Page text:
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George Condo (b. 1957)
These lots have been imported from outside the EU … Read more
George Condo (b. 1957)

Figures in Motion

Details
George Condo (b. 1957)
Figures in Motion
signed and dated 'Condo 2013' (upper left)
acrylic, charcoal and pastel on linen, in artist's frame
overall: 59 ¼ x 63 in. (151.1 x 160cm.)
Painted in 2013
Provenance
Skarstedt Gallery, New York.
Private Collection.
Acquired from the above by the present owner.
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Lot Essay

‘I describe what I do as psychological cubism. Picasso painted a violin from four different perspectives at one moment. I do the same with psychological states’
–George Condo

‘You are still a musician at heart. With you the polyphony of lines, forms and colours belong to a temporal dimension rather than one of spatial coordination. Your paintings are like non-arpeggio chords which unleash their harmonies and their melodic potential’
–Félix Guattari to George Condo


Instantly recognisable as the work of George Condo, Figures in Motion is a banquet of colour, form and melodic arrangement. Within its pale wooden frame – the artist’s own, and an integral part of the work – Condo has drawn and painted a dizzying assemblage of characters, which collide and fragment in a densely-packed ensemble. Executed in acrylic on linen, with well-defined charcoal lines and soft pastel elements, the work presents a cornucopia of rich texture and eyecatching colour, dominated by vivid yellows and opalescent passages of blue, lavender and peach. Snatches of recognisable human features – the eyes and teeth of a face, the smooth torso and poised limbs of a nude dancer, delicate hands, buttocks – are both spotlighted and subsumed in a captivating chaos. To the centre-left, a particularly vibrant cluster explodes into polychromatic shards, while bulbous white shapes around the top and right edges could be either parts of a living being, oblique objects or non-representational forms. Figures in Motion is one of a series of what Condo calls ‘expanded canvases,’ where the mise en scène of the work relates directly to composition. The Figures of the title, after all, could mean either pictorial figures or those in sheet music; they might even be dancers. As a painter, Condo adopts a similar approach to a classical composer, with periods of extreme activity counterpoised with more quiet, open sections. With its density of ideas, overlapping themes and vibrant contrasts, Figures in Motion can be justly considered a symphonic painting.

Taken as a whole, the composition feels almost like a puzzle: the moment one picks out a form, it slips back into the excitement of the whole. It is as if scores of drawings have been overlaid together on the same page. This work was painted during 2013, in which Condo contracted and recovered from life-threatening Legionnaire’s disease. The exuberance of its forms and vitality of its colours, presided over by balmy shades of yellow, gain an almost celebratory aspect in light of the artist’s brush with mortality. Figures in Motion’s joyful palette, as well as its fragmented structure, echo Picasso’s work of the 1930s, in which he finessed Cubism to luscious, prismatic heights. Condo’s rounded shapes, detached limbs and heads in profile find clear parallels in Picasso’s The Sculptor (1931), while the violent clashing of these forms evokes Guernica (1937). These echoes are no accident: throughout his career, Condo has been immersed in an intelligent conversation with the history of painting, and Picasso remained a key touchstone and influence. ‘I describe what I do,’ said Condo in 2014, ‘as psychological cubism. Picasso painted a violin from four different perspectives at one moment. I do the same with psychological states’ (G. Condo, quoted in S. Jeffries, ‘George Condo: “I was delirious. Nearly died”’, The Guardian, 10 February 2014). Figures in Motion, with its disjointed faces and bodies held together in a fabric of orchestral complexity and poise, stands among the greatest triumphs of his multifaceted approach.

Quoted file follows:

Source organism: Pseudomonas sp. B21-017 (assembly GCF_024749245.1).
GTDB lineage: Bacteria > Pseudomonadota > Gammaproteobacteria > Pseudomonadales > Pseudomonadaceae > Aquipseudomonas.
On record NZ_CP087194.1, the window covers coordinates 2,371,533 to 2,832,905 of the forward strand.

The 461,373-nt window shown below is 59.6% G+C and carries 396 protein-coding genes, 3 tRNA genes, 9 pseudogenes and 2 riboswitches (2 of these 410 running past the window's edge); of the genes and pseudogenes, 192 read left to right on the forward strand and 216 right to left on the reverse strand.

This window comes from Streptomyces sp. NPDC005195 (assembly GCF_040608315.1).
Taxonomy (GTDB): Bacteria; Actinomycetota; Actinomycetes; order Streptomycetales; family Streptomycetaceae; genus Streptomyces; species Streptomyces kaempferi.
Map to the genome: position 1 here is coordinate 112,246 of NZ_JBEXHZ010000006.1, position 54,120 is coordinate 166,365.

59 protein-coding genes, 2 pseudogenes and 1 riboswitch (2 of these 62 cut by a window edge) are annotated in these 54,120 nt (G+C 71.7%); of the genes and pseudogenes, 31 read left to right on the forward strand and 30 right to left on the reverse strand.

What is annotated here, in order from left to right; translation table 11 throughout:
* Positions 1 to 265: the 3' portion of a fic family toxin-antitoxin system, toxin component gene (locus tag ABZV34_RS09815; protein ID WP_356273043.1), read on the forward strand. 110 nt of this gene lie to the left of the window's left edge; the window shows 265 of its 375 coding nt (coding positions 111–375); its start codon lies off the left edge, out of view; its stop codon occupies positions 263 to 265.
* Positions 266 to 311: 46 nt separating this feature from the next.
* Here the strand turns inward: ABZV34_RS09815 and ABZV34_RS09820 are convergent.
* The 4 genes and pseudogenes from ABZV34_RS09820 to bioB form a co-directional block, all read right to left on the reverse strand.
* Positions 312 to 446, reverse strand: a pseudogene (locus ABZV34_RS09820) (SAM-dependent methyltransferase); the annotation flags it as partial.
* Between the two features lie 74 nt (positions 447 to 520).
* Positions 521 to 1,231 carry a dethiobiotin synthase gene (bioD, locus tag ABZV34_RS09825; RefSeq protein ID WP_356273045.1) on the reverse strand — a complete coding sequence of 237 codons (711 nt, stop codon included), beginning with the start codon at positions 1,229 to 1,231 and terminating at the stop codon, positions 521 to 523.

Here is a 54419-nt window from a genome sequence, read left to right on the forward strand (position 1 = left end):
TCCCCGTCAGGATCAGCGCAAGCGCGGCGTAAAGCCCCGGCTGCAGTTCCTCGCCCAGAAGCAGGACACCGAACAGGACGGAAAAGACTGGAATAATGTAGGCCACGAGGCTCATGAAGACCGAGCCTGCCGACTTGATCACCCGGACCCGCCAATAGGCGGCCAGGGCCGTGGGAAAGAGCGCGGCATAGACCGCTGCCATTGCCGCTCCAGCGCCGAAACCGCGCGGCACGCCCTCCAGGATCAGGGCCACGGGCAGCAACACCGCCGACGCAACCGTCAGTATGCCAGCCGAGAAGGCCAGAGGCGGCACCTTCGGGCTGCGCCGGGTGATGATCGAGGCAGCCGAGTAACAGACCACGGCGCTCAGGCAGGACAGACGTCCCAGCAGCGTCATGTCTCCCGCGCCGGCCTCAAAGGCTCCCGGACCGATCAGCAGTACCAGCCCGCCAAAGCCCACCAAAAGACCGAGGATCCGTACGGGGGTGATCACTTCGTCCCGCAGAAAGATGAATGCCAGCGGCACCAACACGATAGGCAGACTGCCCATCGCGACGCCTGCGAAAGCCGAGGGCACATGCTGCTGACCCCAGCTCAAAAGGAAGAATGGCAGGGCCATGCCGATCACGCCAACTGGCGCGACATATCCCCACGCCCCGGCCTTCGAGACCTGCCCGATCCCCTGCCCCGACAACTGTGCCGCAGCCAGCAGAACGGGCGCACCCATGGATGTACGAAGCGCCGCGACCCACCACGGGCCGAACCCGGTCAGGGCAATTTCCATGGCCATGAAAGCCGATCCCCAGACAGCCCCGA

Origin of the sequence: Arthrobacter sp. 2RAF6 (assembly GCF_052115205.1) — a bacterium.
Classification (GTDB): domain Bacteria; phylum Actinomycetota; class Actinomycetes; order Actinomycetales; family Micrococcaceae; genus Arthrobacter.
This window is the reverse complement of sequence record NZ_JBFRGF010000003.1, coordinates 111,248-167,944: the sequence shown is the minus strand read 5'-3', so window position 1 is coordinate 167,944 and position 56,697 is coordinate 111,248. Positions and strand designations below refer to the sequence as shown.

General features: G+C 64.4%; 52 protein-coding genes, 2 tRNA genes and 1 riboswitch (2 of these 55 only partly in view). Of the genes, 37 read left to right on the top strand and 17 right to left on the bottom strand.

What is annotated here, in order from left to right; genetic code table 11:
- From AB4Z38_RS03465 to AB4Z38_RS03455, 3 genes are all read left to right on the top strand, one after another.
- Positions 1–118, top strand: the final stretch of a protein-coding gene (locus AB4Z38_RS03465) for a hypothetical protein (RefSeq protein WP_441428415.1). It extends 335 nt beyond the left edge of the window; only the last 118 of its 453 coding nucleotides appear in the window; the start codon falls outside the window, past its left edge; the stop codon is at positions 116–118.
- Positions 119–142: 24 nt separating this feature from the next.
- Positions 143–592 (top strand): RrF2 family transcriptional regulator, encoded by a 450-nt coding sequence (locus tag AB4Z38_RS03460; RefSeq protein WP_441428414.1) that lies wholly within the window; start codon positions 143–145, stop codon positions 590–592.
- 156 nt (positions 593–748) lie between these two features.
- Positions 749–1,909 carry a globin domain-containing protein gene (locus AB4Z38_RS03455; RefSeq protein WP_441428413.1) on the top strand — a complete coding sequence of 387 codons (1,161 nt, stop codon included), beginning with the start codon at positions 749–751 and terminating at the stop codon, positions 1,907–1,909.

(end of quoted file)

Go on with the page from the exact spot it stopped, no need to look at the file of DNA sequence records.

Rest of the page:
‘Condo’s facility as a painter,’ asserts Ralph Rugoff, ‘continually lures our attention away from the image to take in the choreography of marks across the picture plane: the loose grace of the brushstrokes, their varied touch and texture, the interplay of unexpected colour relationship’ (R. Rugoff, George Condo: Mental States, exh. cat. Hayward Gallery, London, 2011, p. 11). Standing on this boundary between the figurative and the abstract, Figures in Motion takes on a hybrid state that has a been central to Condo’s oeuvre since the major works Diaries of Milan (1984) and Dancing to Miles (1985), both in the collection of the Museum of Modern Art, New York. Its dynamism recalls the gestural abstraction of Jackson Pollock, while its bodies share a sense of grotesque with Willem de Kooning’s seminal Woman series. But Condo’s abstraction also draws upon his potent relationship with music. At the University of Massachusetts, he studied Music Theory along with Art History. ‘You are still’ said the theorist Félix Guattari to Condo, ‘a musician at heart. With you the polyphony of lines, forms and colours belong to a temporal dimension rather than one of spatial coordination. Your paintings are like non-arpeggio chords which unleash their harmonies and their melodic potential’ (F. Guattari, ‘Introduction (Paris 1990)’, in George Condo: The Lost Civilisation, exh. cat., Musée Malliol/Gallimard, Paris, 2009, p. 18).

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